Deputy fire chief post being sought in 2014 in Elk River

by Joni Astrup

Associate Editor

The Elk River Fire Department is looking at adding a deputy fire chief to the roster in 2014.

The deputy chief of operations position is in the city’s 2014 preliminary budget; the budget will be finalized in December. Fire Chief T. John Cunningham has proposed filling the position in midyear. Pay and benefits from July 1 to Dec. 31, 2014, would cost the city $56,400.

The Elk River  Fire Department's aerial ladder truck, in action at the Lions Park Apartments fire in 2008. Star News file photo

The Elk River Fire Department fought the Lions Park Apartments fire in 2008. Star News file photo

Cunningham said the department’s goals include looking at how to address staffing shortages, specifically at Station No. 2 on Orono Parkway, and to give him some additional support when it comes to emergency management, training and running day-to-day operations.

“The responsibilities and workload of running a modern-era fire department continue to evolve, especially as we are seeing an increase in daytime calls,” Cunningham said.  “The deputy chief of operations will be able to focus on overseeing many of the daily activities and provide support in coordinating the city’s overall emergency preparedness programs.”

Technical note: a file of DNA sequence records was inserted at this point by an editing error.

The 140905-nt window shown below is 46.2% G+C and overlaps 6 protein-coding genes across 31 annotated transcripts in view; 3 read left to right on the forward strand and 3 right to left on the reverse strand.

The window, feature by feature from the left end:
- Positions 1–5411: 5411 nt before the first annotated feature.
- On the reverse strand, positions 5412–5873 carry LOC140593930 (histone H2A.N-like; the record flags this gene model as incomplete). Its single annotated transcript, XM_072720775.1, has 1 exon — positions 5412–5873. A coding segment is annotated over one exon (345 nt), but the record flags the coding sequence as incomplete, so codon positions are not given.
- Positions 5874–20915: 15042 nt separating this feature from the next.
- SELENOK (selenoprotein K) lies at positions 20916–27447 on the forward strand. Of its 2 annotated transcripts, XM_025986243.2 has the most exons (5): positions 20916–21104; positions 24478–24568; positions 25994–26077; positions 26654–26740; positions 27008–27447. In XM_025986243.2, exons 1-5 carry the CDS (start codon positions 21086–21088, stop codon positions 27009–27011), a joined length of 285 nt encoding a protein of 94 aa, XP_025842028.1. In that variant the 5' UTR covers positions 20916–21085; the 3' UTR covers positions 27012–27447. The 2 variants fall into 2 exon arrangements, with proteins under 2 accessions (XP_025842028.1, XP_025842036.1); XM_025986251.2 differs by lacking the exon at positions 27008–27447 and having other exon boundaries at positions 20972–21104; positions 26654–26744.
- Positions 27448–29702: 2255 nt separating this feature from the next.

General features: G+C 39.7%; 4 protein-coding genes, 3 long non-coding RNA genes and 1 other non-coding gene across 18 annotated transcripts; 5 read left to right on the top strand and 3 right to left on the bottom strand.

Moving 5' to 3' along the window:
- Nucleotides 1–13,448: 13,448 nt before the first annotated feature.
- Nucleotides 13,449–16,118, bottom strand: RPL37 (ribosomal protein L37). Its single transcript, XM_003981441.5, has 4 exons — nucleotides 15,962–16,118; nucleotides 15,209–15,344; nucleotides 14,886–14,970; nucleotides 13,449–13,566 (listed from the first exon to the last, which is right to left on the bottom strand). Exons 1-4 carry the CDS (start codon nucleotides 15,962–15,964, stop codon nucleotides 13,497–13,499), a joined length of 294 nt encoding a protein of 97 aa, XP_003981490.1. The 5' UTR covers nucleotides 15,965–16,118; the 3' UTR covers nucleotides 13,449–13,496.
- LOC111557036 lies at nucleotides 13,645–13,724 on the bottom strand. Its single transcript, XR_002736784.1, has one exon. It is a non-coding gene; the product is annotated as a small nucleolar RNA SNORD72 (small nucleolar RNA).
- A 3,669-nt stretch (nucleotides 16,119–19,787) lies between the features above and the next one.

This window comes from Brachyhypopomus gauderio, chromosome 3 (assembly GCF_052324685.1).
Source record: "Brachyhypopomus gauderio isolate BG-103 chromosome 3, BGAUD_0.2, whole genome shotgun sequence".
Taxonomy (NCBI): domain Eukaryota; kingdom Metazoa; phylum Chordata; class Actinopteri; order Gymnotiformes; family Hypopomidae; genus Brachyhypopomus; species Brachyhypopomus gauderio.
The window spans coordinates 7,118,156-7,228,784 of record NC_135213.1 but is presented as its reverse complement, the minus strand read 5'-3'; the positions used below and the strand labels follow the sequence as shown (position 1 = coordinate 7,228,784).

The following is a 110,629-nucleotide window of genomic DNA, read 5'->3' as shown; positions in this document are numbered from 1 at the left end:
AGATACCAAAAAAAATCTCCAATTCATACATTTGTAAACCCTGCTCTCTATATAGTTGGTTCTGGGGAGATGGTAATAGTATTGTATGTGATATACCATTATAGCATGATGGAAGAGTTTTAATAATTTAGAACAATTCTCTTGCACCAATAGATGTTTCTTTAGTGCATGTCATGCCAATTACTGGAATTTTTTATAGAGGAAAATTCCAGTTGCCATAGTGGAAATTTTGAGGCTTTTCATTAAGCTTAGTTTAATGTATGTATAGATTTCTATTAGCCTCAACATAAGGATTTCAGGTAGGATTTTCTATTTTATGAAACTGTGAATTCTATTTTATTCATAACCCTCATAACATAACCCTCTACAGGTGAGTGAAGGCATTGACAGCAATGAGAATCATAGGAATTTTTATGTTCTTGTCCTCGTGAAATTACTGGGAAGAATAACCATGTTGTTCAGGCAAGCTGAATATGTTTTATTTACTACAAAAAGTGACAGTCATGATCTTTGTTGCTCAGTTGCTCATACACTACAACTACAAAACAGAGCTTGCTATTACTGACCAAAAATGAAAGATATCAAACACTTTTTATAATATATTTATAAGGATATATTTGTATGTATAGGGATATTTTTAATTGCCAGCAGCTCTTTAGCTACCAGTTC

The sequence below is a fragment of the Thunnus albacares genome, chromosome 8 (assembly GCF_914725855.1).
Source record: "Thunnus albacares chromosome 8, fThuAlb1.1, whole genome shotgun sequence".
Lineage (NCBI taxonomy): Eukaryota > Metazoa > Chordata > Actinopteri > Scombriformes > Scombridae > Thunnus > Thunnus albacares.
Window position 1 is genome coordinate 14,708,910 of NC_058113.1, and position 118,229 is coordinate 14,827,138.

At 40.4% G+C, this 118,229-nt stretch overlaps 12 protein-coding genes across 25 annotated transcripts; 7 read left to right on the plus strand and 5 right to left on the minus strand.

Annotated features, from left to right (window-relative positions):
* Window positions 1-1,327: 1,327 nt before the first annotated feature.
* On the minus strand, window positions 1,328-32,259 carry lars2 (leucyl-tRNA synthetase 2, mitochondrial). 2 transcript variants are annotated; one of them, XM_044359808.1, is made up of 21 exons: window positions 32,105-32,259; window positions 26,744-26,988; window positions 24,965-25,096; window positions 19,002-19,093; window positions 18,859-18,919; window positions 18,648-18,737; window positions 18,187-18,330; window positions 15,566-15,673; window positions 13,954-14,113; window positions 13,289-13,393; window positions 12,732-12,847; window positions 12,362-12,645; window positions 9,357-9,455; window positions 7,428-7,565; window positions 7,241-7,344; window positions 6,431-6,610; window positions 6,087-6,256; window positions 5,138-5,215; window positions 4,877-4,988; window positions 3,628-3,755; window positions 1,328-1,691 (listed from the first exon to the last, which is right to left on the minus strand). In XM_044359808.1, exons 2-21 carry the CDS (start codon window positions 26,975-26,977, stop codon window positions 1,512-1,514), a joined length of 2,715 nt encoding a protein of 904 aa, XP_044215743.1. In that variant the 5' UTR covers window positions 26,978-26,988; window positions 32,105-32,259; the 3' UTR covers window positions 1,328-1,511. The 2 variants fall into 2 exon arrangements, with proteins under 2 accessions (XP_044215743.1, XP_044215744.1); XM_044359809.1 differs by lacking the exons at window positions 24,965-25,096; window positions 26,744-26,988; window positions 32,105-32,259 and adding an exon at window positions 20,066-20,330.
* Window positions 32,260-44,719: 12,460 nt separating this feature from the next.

Approximately 40 on-call firefighters respond to more than 400 calls for service each year in Elk River and portions of Otsego and Big Lake Township. Front-line leadership and direction is provided by on-call officers who report to the fire chief, according to the department’s web site.

Cunningham said he has a list of things he’d like to accomplish, and a deputy chief could assist in that, including updating the city’s emergency response plans, conducting city-wide safety and emergency preparedness training and finishing the transition to a new records management system. A full-time deputy chief would also be in a position to take over if the chief is out of town or unavailable.  “We have a great on-call firefighting force. The deputy will be in a position to provide day-to-day leadership, direction and oversight while enabling the chief to attend to more administrative and strategic matters,” he said.

The fire department completed a strategic plan last year.  Assembling the final 50-page document was done working after hours and on weekends, Cunningham said.

“I’ve done my best over the last six months to try and have that better work-life balance, although it’s sometimes difficult because I find myself needing to work late on the week days and wanting to come in on Saturdays and Sundays. There are still many things I need to get to, but I am often limited by time,” he said.

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